Let $G$ be a Lie group.

In the book Curvature and Characteristic classes, the author (Johan L. Dupont) mentiones in beginning of chapter 5 the following :

The notion of a topological principal $G$-bundle $\pi:E\rightarrow X$ on a topological space $X$ is defined exactly as in Definition $3.1$ (the definition of usual principal bundle over manifold), only the words "differentiable" and "diffeomorphism" are replaced by "continuous" and "homomorphism". The purpose of this and the following section is to show that the Chern-Weil morphism defines characteristic classes of topological G-bundles.

But does not mention (or I could not find) anything about characteristic classes of topological principal bundles. Are there other places that discuss the notion of characteristic classe of topological principal bundles using Chern-Weil theory?

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    $\begingroup$ At the risk of saying something stupid, Chern-Weil theory involves the notions of connections and curvature, so requires at least a $C^{2}$-regularity on your bundle and manifold for their naive definition. If you want to relax this regularity, you're back in the world of classifying spaces and their cohomology to define characteristic classes in this language. I'm sure you could work much harder to make headway in either direction, but already you don't define what you mean by topological, so doing so would be a good start. $\endgroup$ – Andy Sanders Jan 18 '20 at 17:39
  • $\begingroup$ I have mentioned what does a topological principal bundle mean to the author. $\endgroup$ – Praphulla Koushik Jan 18 '20 at 17:46
  • $\begingroup$ fair enough, I apologize for asking this: but my comment still stands. $\endgroup$ – Andy Sanders Jan 18 '20 at 17:47
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    $\begingroup$ I think we're basically in agreement, Chern-Weil theory for bundles that are not $C^{2}$ over a $C^{2}$-manifold are at most a niche area, and at worst, not sensibly defined. This doesn't mean that such an investigation isn't important, it just means that it goes from being "standard material" to a "research area." $\endgroup$ – Andy Sanders Jan 18 '20 at 17:50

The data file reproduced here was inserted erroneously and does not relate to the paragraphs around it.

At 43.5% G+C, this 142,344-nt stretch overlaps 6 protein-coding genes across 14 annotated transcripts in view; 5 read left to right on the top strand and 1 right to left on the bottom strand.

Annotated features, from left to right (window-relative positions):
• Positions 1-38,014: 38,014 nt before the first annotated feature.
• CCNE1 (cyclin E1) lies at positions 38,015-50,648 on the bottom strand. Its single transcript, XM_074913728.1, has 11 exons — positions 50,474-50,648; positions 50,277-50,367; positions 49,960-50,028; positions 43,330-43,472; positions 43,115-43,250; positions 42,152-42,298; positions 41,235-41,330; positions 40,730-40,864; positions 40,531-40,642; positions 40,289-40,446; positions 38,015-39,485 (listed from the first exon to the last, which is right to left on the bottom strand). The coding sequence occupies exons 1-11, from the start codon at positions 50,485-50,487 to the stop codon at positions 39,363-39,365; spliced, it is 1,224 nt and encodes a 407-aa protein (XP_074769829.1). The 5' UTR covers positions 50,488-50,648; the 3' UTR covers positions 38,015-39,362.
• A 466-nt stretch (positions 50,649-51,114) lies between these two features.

• $\begingroup$ I feel the same... He does discuss Chern Weil map for Lie groups, $I(G)\rightarrow H^*(BG,\mathbb{R})$.. He use the notion of simplicial manifold associated to the topological space $BG$ to do that.. Thus, he is able to write Chern Weil map for topological principal bundles $EG\rightarrow BG$, but still it does not explain how one would do for an arbitrary topological principal bundle $E\rightarrow X$ $\endgroup$ – Praphulla Koushik Jan 18 '20 at 17:55

I think "Chern–Weil theory" here is being used in a slightly nonstandard way. The main result of the chapter, Theorem 5.5, is really just a topological statement that elements of $H^*(BG,\Lambda)$ correspond exactly to characteristic classes (Definition 5.1), which are defined to be functorial associations of ($\Lambda$-valued) singular cohomology classes to isomorphism classes of topological bundles. This is combined with the calculation that the cohomology of $BG$ is calculated to be a certain invariant polynomial ring (assuming, eg, $G$ is compact), i.e. the Chern–Weil homomorphism, since the group $G$ is still a Lie group.

In traditional Chern–Weil theory (for smooth bundles on manifolds), one also has the isomorphism of de Rham with singular cohomology, and, most importantly, that the invariant polynomials can be evaluated on curvature forms to give de Rham classes.

But in the topological case at hand, one still has invariant polynomials giving rise to characteristic classes, which is what I think Dupont means here.

  • $\begingroup$ Thanks for the answer. Yes, It looks more like a non standard term.. I will wait for some more time to see if any one has anything else to say and then accept this answer.. $\endgroup$ – Praphulla Koushik Jan 26 '20 at 3:22

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